Political factors can work both ways, says Elie Younes of HVS. 'Because of the political events, there is actually increased awareness of the region in general - leading more people to consider the safe parts for a holiday,' he says. 'Look at the record tourist figures for 1992 and 1999. I think a lot of people are hopeful of another bumper year in 2003.'

The trend of a sharp recovery is also exaggerated because a large number of people planning a trip to the region would postpone rather than cancel it, yielding a far higher increase when the dust settles.

Egypt, the largest tourism market in the Middle East, was badly hit by regional instability in 2001, with Cairo occupancy rates falling by more than 15 per cent according to PKF, but is now showing a strong rebound. Tourism Minister Mamdouh al-Beltagui said on 17 July that the sector had entirely recovered from 11 September, with June tourist figures approximately the same as those in June 2001. However, arrivals over the first half of 2002 were about 12.3 per cent down on the same period in the previous year. The most recent current account figures issued by the Central Bank of Egypt show a 38 per cent increase in tourism receipts in the first quarter of 2002 to $810 million from $587 million in the fourth quarter of last year. In July-September 2001, tourism income was $1,146 million.

Egypt's strong return can provide a lesson for others, says PKF's Duncan. 'Egypt has been quite clever by making sure it publicises itself as having strong security, by selling itself as a Red Sea, rather than Middle East, destination,' he says. 'Other countries have now got to market themselves - to show they are limiting the security risks - and put out promotions and adverts to get their market back.'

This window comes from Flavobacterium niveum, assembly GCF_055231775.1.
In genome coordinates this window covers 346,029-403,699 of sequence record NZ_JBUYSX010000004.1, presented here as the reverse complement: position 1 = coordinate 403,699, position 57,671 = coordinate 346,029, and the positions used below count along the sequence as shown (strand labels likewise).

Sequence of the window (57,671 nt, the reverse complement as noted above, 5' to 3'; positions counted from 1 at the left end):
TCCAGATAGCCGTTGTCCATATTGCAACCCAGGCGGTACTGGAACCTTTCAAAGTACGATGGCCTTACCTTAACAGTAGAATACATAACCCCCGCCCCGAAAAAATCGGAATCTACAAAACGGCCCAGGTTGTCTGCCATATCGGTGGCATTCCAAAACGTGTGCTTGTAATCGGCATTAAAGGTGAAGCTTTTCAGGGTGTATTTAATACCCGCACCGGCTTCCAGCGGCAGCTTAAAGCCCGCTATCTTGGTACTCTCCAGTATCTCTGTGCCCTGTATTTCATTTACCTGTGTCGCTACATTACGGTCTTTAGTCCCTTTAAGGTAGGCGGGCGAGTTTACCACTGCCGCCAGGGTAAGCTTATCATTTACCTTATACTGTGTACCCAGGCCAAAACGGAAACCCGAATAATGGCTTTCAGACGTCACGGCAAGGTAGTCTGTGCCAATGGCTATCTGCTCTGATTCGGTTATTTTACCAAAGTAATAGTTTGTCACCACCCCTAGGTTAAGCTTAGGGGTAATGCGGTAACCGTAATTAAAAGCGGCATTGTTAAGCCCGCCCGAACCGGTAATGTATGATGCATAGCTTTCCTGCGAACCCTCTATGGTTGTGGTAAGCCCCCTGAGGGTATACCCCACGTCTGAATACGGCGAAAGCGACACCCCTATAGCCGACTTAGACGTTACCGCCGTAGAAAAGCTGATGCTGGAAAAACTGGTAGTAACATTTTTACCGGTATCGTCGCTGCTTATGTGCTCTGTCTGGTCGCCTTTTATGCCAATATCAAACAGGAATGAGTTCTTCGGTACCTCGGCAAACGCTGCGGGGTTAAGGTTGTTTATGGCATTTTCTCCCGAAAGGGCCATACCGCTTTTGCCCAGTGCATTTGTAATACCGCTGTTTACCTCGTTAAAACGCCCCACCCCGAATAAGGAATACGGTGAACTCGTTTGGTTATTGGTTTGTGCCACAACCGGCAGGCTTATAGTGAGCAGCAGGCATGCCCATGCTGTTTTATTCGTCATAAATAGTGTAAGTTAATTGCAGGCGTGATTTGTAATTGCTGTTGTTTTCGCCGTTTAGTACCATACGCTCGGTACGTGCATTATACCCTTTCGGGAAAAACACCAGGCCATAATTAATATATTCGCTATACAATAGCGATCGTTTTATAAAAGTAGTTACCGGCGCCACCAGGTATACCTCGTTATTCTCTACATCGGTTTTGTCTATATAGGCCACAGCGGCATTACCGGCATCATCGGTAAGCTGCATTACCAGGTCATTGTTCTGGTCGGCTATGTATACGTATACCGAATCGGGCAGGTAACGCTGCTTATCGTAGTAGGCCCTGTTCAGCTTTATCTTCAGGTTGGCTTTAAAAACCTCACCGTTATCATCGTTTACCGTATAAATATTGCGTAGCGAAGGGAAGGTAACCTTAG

Dubai - and to a lesser extent other Gulf destinations - has found the merits of proactive publicity similarly effective. A constant barrage of advertisements billing the emirate as a beach paradise with excellent facilities and luxurious hotels has been bolstered by its landmark tourism developments, numerous festivals, and by the international reputation enjoyed by Dubai-based Emirates airline.

In addition, the Gulf has developed its reputation for specialised forms of tourism such as business and sports - developing conference facilities and new stadiums. As such, the Gulf's image to some extent protects it against political fears, but makes it more vulnerable to the economic climate than its less upmarket regional competitors. Room occupancy in Dubai fell by only 4 per cent in 2001 and Muscat rates actually grew by 11.5 per cent, says PKF.

There has been a much-vaunted increase in inter-Arab tourism - mainly propelled by the fears of many in the region of hostility towards them in the West. Stories of racist attacks directed against Muslims have been very prominent in the Arab press, pushing these anxieties to the fore. However, the increase, while welcome, is hardly enough to offset the sharp decrease in Western visitors - particularly as they tend to spend more freely.

Despite the tough climate, the signs are that regional sentiment is still bullish. The wave of hotel and tourism development projects across the region shows no sign of slowing down, with HVS pointing to the rapid expansion programmes of Western and Far Eastern leisure groups in addition to an increasing number of local companies. Much of the new investment reflects the increased liquidity in the Gulf based on higher oil prices and the promise of a previously underexploited sector.

However, there are more clouds on the horizon. The continued political strife in the Palestinian areas will detract from regional tours - especially those based on Christian pilgrimage - as well as providing a backdrop of perceived violence to all Middle Eastern destinations. More importantly, a US military assault on Iraq would severely militate against Middle East tourism receipts for the duration of the campaign, while a continued poor Western economic climate will impinge on the budgets of potential visitors who will be more likely to holiday at home - or not at all.